MNS Engineers Inc. ranked highest among the three teams interviewed. MNS Engineers Inc. demonstrated extensive knowledge and experience on numerous federally-funded construction projects. Relevant projects recently completed by MNS Engineers Inc. include: State Route 246 Streetscape Improvements in Buellton, Coastal Rail Trail in Solana Beach, Willow Road Interchanges and Bridges in County of San Luis Obispo, and Magic Mountain Parkway Interchange in Santa Clarita. During the selection process, MNS Engineers Inc. demonstrated that it has the most qualified team for the project in accordance with Caltrans and FHWA specifications. MNS Engineer’s price is competitive with other consultants.
The construction management team would be led by the Resident Engineer (RE). The RE would be onsite every day the contractor is working and would be responsible for ensuring the contractor is in compliance with the project plans, specifications, permits, and environmental requirements. The RE would supplement a City team including a City Project Construction Manager and Public Works Inspector (daytime). The consultant would provide a part time inspector for night work and material testing services. The RE would be Joseph Ruzicka. As an RE, Joseph has completed several projects similar to this Project including La Brea Avenue Pavement Reconstruction Phase 1 in Inglewood, Moorpark Road Widening in Moorpark and Katella Smart Street Improvements in Anaheim.
The City’s public outreach consultant, whose services were previously procured, will be responsible for preparing and implementing a public information plan prior to project commencement. The public outreach consultant was hired utilizing the City’s procurement process for professional services for contracts under $80,000. During construction, the consultant and the construction management team would foster open lines of communication to receive feedback from the public and disseminate project information, ensuring constant outreach to the public and project stakeholders. Such information would include alerting the public about potential impacts, providing up-to-date project information regarding key milestones and overall project objectives, and periodic evaluation of outreach effectiveness. Public communication efforts would target not only motorists, but pedestrians and bicyclists, as well.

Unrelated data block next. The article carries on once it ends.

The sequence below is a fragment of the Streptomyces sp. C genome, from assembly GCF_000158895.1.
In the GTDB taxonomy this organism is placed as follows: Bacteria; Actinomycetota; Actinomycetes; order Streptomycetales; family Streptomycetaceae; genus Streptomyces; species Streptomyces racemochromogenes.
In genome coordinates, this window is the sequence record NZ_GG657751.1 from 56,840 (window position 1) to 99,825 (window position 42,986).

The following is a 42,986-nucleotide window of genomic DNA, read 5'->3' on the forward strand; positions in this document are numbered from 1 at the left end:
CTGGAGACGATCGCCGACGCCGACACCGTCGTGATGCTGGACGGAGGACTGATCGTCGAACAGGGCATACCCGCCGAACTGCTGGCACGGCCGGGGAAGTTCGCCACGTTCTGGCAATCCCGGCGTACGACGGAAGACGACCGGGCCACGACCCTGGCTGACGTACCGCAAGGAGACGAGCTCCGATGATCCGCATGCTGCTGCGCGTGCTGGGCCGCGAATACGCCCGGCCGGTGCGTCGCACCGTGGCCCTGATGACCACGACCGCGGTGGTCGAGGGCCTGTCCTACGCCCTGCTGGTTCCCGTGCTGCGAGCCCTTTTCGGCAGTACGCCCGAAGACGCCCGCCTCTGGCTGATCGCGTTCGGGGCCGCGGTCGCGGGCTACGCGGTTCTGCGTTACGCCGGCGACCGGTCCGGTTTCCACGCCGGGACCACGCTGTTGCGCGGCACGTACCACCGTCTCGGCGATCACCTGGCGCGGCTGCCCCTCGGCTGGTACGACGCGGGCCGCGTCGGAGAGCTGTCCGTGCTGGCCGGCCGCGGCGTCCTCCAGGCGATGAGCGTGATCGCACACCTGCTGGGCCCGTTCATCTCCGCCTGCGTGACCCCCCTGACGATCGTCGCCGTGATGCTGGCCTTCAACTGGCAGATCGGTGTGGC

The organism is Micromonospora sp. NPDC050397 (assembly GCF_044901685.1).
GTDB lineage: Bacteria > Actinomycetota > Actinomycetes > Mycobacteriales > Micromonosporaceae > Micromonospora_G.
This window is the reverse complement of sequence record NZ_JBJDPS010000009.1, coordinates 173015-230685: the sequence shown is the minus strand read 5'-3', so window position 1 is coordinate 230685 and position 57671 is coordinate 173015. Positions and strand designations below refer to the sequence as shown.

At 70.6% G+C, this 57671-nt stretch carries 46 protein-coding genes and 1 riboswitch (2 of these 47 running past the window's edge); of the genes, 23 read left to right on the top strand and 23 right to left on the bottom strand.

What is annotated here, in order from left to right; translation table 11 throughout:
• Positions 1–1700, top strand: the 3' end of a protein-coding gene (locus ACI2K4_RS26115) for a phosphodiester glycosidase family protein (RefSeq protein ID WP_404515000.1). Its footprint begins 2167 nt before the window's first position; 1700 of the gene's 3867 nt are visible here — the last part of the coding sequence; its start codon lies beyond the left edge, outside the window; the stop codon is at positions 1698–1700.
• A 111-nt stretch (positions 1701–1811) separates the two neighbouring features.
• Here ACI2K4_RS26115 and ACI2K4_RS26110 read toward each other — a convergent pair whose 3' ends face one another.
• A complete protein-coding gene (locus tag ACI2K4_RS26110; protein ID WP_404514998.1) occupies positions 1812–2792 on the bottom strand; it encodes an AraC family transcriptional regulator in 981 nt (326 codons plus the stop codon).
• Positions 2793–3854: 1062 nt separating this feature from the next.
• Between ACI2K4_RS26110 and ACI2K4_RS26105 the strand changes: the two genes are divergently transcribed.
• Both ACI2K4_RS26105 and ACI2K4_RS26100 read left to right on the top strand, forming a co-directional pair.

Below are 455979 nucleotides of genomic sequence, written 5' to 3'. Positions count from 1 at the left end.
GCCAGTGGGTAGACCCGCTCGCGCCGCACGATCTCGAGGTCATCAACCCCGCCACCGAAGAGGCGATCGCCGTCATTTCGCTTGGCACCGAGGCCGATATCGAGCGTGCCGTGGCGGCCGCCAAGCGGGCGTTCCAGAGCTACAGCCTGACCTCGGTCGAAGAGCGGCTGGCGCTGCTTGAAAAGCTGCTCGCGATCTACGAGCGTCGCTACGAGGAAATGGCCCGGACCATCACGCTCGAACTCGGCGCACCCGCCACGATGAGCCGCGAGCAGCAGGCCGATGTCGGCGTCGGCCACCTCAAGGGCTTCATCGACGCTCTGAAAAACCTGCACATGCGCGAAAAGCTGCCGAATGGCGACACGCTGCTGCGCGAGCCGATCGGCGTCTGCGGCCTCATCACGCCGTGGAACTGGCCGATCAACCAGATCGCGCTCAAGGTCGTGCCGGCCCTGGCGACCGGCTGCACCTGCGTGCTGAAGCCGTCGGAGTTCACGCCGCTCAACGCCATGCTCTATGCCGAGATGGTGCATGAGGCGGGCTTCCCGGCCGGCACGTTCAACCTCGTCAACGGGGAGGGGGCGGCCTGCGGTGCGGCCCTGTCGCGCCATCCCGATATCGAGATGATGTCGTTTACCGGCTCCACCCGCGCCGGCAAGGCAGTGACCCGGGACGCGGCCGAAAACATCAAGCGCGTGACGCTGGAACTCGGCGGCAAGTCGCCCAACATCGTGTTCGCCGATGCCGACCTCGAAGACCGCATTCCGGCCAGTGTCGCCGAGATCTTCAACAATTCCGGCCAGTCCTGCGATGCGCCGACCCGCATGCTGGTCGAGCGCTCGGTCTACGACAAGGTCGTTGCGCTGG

The key deliverables from the public communications team include the following:
· A public information plan that would familiarize the stakeholders with the project, the construction schedule milestones, and the long-term value of this project;
· The development and maintenance of an online construction schedule;
· A project hotline;
· Written public information materials distributed via US Mail, email, social media websites, and the City’s web page;
· Informational signs, banners, and other project graphics as directed by staff.
Project Street Trees
This project includes a number of City trees that are proposed for relocation, removal, and replacement. A comprehensive process was used to determine the number of trees impacted by construction and their candidacy for relocation. Each tree was assessed by a certified arborist to determine its overall health, structural characteristics, appraised value, and its ability to thrive if relocated, in order to determine which trees would be suitable for relocation. Utilizing this study and the specifics of the proposed project, 58 trees were identified as being potentially impacted. Seventeen (17) trees will be relocated, 18 trees will be removed and 23 will be protected in place.
The trees to be relocated would fill vacancies on streets with similar species and be planted within parks. The trees to be removed did not meet one or more of the evaluation criteria due to their poor viability, inability to tolerate relocation, or excessively high relocation costs associated with work that would be required on utilities, buildings, or hardscape around the current tree sites.
The Project will consist of the installation of 96 new trees including 71 Platanus Mexicanas (approved by Council on July 22, 2014), 13 Eucalyptus Degluptas, and 13 Howea Forsterianas. The project will provide a 5.3 for 1 (16 for 3) replacement for any City tree that is not relocated and must be removed.
The City and their public outreach consultant will provide public notification regarding the landscaping elements proposed. The community will have an opportunity to learn about the tree relocation and replacement plan, among other items, and provide input and feedback.